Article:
From converged infrastructure to IoT to electronic components, and everywhere in between, I thrive on driving creative and data-driven programs and campaigns that lead to brand preference and accelerate sales around the world. My expertise spans product and brand go-to-market strategy, online/mobile/social advertising, content creation, emerging media and demand generation strategy and execution.

What do you love most about working in the tech world?

Every day is something new. Technology is always changing and advancing, so your role usually is too. There is always an opportunity to learn something and grow.

What do you believe is the biggest hurdle women face in pursuing a career in technology?

Impostor syndrome. As women, I feel like we’re often prone to doubting ourselves and asking if we really have what it takes to excel in a certain position or career. Getting over the hurdle of believing that you are meant to be where you are and deserve that seat at the table is one of the biggest challenges that I see and that I have experienced personally.

If you could change one thing about your education or career path, what would it be?

I wish I would have understood the impact of mentoring and sponsoring earlier on in my career. Today, I have amazing mentors that challenge me and help elevate my career, but having those relationships earlier would have helped with confidence, building a personal brand and just provided an overall support system in my career in tech.

If you could give advice to other girls in tech, what would it be?

Don’t be afraid to ask for what you want. If you want to explore a new area of technology, attend a conference, or if you want that promotion, ask for it. This is your career after all, and you hold the reigns. Go confidently after what you want.

For more information on Elorie Widmer, connect with her on LinkedIn.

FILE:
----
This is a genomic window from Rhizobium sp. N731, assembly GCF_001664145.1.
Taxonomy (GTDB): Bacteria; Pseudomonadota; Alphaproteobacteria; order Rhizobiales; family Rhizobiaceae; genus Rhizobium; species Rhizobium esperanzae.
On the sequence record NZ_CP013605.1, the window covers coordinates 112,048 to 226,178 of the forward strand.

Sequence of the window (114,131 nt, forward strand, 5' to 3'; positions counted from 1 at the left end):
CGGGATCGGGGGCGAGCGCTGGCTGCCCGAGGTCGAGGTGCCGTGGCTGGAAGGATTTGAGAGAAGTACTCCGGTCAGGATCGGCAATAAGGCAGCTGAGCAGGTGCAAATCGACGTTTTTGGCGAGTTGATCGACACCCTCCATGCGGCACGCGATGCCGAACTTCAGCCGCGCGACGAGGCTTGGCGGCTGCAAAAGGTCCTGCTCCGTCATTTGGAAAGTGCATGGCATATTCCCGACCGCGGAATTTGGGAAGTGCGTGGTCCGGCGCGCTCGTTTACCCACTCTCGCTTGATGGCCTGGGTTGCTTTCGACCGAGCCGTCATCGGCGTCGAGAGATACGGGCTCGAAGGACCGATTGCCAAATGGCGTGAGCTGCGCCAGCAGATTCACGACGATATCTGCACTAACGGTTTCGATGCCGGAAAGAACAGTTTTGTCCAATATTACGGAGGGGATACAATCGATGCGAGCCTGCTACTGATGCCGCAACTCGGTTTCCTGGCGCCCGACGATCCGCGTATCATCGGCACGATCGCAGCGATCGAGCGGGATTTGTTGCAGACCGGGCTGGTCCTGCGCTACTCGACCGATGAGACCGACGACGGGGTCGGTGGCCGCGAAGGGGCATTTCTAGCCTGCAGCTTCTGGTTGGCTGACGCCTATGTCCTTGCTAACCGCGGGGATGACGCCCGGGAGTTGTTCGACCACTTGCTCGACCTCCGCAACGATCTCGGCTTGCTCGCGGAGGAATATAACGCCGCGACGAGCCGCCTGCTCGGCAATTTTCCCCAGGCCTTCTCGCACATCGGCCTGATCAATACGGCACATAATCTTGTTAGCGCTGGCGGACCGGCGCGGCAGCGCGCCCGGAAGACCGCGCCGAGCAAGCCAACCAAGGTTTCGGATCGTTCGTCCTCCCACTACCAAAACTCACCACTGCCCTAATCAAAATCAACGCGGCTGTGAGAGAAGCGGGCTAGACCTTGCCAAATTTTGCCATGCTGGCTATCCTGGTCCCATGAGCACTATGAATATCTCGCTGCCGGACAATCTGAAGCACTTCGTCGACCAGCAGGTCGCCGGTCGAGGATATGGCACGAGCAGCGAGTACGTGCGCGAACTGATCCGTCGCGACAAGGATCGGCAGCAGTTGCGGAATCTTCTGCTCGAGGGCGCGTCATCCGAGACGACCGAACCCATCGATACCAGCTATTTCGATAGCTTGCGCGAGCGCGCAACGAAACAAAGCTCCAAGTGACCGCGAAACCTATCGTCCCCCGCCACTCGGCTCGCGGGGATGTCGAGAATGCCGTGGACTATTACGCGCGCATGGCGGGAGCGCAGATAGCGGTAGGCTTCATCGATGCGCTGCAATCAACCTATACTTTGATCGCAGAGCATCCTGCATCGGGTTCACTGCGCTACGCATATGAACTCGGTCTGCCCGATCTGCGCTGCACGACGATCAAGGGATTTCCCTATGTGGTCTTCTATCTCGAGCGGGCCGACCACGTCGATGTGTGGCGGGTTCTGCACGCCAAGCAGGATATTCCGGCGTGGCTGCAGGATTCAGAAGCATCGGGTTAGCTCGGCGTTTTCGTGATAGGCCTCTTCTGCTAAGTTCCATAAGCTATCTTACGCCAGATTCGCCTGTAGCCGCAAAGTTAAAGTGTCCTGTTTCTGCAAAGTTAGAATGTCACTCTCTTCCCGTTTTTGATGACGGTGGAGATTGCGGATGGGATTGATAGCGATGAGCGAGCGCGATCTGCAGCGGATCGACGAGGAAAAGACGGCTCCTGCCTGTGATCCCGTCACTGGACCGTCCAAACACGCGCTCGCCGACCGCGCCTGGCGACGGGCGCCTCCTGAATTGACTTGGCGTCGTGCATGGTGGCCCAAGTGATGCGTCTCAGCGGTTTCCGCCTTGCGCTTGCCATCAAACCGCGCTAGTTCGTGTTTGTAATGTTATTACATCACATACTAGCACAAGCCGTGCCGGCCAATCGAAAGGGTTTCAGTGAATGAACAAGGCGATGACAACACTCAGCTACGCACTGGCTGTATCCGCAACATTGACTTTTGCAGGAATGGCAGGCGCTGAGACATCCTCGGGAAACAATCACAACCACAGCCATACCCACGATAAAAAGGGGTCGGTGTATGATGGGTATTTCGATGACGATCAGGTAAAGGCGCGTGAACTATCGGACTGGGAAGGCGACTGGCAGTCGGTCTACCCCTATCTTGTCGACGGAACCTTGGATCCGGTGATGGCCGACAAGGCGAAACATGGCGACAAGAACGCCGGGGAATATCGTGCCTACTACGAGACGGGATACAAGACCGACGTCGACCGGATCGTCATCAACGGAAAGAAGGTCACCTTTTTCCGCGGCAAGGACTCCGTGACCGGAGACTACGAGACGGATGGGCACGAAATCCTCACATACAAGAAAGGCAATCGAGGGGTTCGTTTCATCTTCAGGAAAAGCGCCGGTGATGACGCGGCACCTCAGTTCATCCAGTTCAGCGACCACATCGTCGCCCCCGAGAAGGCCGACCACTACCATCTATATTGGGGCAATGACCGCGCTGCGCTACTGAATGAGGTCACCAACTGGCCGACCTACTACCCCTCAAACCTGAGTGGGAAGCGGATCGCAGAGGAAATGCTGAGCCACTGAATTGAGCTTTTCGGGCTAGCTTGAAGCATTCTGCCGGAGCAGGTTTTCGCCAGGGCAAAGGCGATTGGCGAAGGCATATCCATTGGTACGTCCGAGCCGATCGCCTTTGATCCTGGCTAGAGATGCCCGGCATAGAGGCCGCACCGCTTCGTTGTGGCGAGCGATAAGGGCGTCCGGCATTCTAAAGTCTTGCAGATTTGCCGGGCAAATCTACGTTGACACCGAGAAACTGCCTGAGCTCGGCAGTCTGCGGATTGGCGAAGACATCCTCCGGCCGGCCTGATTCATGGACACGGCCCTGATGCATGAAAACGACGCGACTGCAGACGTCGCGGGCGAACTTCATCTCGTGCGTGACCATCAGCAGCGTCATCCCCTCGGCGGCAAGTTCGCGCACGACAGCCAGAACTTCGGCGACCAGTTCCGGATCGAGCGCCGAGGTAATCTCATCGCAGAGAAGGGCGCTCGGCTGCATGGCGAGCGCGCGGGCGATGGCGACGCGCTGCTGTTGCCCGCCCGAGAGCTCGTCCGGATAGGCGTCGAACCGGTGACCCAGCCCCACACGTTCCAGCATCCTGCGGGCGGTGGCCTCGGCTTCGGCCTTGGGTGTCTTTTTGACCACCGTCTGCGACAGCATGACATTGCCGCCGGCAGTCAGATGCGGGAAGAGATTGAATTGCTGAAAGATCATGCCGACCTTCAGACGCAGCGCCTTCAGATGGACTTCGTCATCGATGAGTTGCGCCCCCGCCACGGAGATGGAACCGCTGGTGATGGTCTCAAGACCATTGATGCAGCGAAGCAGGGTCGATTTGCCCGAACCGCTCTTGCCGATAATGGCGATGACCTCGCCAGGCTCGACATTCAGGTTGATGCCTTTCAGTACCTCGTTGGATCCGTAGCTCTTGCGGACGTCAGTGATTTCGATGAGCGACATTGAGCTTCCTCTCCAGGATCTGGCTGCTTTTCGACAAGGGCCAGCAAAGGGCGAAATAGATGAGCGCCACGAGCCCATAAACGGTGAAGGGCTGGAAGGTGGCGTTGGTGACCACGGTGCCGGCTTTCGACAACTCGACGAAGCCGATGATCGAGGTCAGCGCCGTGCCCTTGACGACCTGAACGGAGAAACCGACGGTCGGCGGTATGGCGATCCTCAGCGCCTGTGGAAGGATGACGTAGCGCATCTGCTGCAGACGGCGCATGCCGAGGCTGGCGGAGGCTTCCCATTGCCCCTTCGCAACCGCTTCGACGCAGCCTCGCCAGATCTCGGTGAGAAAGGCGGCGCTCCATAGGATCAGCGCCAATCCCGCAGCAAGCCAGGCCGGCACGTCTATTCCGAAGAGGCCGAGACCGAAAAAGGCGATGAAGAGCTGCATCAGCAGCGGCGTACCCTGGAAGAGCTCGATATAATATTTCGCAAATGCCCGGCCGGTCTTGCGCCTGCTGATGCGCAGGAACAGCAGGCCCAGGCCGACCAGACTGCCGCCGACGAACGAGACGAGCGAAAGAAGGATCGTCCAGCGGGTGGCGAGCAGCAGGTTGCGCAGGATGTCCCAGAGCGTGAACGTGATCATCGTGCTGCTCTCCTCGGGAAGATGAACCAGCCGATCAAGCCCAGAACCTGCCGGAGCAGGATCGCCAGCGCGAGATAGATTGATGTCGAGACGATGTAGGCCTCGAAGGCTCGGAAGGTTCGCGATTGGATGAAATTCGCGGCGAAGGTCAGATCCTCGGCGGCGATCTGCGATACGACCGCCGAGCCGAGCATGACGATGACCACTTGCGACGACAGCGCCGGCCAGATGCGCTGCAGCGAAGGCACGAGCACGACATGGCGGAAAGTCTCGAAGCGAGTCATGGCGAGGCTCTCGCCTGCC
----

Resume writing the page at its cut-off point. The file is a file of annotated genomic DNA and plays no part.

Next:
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Q&A with Erika Feinberg https://phoenix.girlsintech.org/2019/01/04/erika-feinberg/ https://phoenix.girlsintech.org/2019/01/04/erika-feinberg/#respond Fri, 04 Jan 2019 22:51:44 +0000 http://phoenix.aprilrieger.tech/?p=781

Erika has been CEO of 3 small technology businesses and grew all 3 into multi-million, market-leading & nationally-loved brands.
Her latest business (Multi-Channel Medical Device Niche) generated over $90 million in revenue before she successfully sold it in 2014.

Tell us about your first job in tech. Who did you work for, what was your role, and what excited you about the work you did?

Logix in Waltham, MA. LOVED IT! I supported the top two producers in the firm who were also Ivy League and CEOs of technology firms. They were management and retained executive search consultants serving all the major technology companies in and around Boston, MA.

Describe your job in technology today.

Human Dynamics and Communications Specialist. I help plan new launches or invigorate existing assets; re-design articulations in the B2B and B2B2C market experience. I also work similarly with internal staff; I assess assets and train teams how to gleefully collaborate together, and how to better engage external ecosystems.